March 1, 2012
Midstate grows in new office
After 30 years on Route 222, vet moves to building in South Cortland
Bob Ellis/staff photographer
Midstate Veterinary Services Dr. Jennifer Sun looks over a stray cat found in Ithaca and brought in Wednesday by Kathleen Patton, right, of Dryden. The cat’s owner was located in Spencer through info on a chip in the cat.
CORTLANDVILLE — Peter McMahon remembers the call like it was yesterday.
One of the cows on the McMahon EZ Acres Farm somehow managed to cut its eye several months ago, requiring stitches. McMahon said he knew right away who to call: Dave Brandstadt, veterinarian at Midstate Veterinary Services.
“You can’t talk to a cow and ask it what’s wrong,” McMahon said. “Brandstadt has a real understanding of the animals; we call it cow-sense. He came out and sutured her up and he has as steady a hand as any surgeon.”
The McMahons have worked with Midstate for years to help keep their herd healthy and plan on staying with the practice for a long time.
“In my opinion, they are the best large animal practice in New York,” McMahon said.
After over three decades at its old location on Route 222, Midstate Veterinarian Services moved to an 8,000-square-foot building at 806 Route 13 in Cortlandville in October. The new location officially opened on Oct. 31.
Ken Osborn started his second career with Midstate as a veterinarian after working as dairy farmer. That background helps when he goes out to farms, he said.
“It definitely gives you an insight that you otherwise might not have,” he said.
Paul Coen, who has worked at Midstate as a veterinarian for 27 years, said the practice’s eight veterinarians strive to develop and maintain a close relationship with its clients.
“There are farms that we’ve worked with decades,” he said.
Now the practice serves farms throughout a 45-mile radius, from southern Onondaga County to Broome and Chenango counties. One veterinarian is assigned to each farm and there is always one large animal and one small animal veterinarian on call for emergencies.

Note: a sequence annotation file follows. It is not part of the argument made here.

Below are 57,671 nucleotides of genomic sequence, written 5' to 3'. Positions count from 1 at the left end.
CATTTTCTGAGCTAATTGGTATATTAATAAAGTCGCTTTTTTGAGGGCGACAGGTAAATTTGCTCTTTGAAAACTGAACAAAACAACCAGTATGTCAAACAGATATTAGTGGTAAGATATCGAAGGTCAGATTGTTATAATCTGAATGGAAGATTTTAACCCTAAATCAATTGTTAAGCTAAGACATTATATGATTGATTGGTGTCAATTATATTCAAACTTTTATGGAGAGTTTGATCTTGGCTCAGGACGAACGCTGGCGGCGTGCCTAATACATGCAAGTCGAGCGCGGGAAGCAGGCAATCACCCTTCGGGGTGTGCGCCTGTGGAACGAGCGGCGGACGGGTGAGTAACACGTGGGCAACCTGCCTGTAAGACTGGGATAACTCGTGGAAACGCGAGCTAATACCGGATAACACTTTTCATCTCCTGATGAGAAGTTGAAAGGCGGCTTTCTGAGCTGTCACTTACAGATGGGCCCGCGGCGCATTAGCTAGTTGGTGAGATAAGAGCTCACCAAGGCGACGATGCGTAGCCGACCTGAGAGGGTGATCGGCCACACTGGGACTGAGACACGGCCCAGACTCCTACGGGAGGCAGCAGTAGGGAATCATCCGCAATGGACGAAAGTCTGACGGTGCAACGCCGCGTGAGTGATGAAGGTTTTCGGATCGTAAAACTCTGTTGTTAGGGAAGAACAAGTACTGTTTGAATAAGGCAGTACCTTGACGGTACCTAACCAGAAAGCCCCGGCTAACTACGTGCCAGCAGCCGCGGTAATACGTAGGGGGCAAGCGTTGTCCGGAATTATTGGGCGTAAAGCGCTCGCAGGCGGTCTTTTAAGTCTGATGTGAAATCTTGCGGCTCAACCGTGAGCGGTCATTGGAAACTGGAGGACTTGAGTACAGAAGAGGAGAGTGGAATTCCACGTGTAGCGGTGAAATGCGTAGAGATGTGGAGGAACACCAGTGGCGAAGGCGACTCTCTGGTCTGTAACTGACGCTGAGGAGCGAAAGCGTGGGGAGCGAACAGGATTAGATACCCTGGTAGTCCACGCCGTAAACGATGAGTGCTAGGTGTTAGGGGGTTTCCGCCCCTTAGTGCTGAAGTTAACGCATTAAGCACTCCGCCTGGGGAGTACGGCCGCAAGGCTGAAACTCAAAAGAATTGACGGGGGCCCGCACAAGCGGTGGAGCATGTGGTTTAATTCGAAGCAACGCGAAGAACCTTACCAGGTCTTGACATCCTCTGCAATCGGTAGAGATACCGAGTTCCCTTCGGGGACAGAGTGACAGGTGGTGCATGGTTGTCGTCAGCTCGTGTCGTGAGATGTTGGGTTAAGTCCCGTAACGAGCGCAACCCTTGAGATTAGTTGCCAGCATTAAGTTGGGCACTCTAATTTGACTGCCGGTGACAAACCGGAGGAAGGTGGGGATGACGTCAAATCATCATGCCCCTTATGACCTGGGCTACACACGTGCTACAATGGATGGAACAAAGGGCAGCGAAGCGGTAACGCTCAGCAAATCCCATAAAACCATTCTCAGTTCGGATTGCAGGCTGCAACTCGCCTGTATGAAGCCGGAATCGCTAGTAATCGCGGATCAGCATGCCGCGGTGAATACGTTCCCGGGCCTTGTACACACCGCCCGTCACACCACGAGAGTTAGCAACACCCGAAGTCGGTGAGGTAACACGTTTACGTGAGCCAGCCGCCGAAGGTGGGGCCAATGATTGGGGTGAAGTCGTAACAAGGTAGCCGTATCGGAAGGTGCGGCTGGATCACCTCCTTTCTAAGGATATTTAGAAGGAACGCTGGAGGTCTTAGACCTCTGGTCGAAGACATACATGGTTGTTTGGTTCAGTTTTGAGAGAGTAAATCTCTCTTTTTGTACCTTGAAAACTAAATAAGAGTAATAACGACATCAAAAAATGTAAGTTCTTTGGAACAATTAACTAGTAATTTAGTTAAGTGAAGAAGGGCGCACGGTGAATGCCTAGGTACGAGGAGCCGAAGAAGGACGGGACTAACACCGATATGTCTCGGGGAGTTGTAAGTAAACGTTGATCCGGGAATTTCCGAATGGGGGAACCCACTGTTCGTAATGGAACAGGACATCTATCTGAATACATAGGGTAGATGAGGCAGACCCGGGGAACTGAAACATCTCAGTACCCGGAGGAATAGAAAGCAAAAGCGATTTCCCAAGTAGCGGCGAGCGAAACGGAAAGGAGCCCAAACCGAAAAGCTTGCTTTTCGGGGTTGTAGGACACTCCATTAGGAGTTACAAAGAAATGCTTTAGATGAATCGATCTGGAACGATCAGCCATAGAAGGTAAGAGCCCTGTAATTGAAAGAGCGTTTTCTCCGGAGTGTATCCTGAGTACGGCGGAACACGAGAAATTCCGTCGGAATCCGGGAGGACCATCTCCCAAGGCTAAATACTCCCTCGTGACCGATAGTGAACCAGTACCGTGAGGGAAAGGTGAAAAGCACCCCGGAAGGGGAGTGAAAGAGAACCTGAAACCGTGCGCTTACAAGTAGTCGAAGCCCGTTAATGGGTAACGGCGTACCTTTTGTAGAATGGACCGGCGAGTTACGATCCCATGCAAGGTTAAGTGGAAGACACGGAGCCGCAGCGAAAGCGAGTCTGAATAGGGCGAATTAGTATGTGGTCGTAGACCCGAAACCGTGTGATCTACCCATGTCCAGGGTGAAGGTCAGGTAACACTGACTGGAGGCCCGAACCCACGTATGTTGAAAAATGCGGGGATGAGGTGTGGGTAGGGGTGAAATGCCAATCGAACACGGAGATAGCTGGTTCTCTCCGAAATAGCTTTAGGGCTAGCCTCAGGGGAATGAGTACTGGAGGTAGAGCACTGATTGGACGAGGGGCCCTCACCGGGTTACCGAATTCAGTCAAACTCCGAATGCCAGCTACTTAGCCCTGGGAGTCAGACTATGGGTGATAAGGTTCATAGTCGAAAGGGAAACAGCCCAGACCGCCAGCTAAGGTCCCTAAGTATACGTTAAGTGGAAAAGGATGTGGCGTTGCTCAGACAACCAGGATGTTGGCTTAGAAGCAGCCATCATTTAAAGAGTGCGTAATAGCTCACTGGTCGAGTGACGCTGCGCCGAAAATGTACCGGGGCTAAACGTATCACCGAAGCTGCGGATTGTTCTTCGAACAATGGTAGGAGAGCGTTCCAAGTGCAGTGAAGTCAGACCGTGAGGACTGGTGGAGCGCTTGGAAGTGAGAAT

The clinic employees 14 people and is owned by four of the veterinarians, while the other four are associates.
Midstate decided to move to a new location last winter. The new space allows for better inventory control and a bit more space to work in, Coen said.
“It’s excellent,” he said. “We were sad to leave the old space but the practice has grown and the location is good for growth in our small animal business.”
Over the past few decades as the needs of farms changed, so did the work Midstate, Coen said. “As farms have gotten bigger, we do a lot more training of farm staff, teaching them to do the work we would have done in the past,” he said. The practice has seven full-time vets, one part-time as well as technicians and support staff.
The majority of the practice’s work is with cows and horses, though it also serves family pets, Coen said.
“I’d say it’s about 70 percent of our business is large animal and the other 30 is small animals,” he said. “Our small animal business is growing though.”
That growth is due to word of mouth and a reputation for excellence, Coen said.
“We have a good client rapport and our staff is quite experienced,” he said.
Kelly Knapp, an employee at Midstate, said the employees are happy with the new building, but the old site had its perks as well.
“We have so much room now, it’s great,” she said. “The old place though was a barn and it just felt like a veterinarian’s.”
While there is room to grow within the new building, the practice does not plan on expanding much further right now, Coen said.
“We feel that it is important to provide the services that farmers need, like being on call at any time,” he said.
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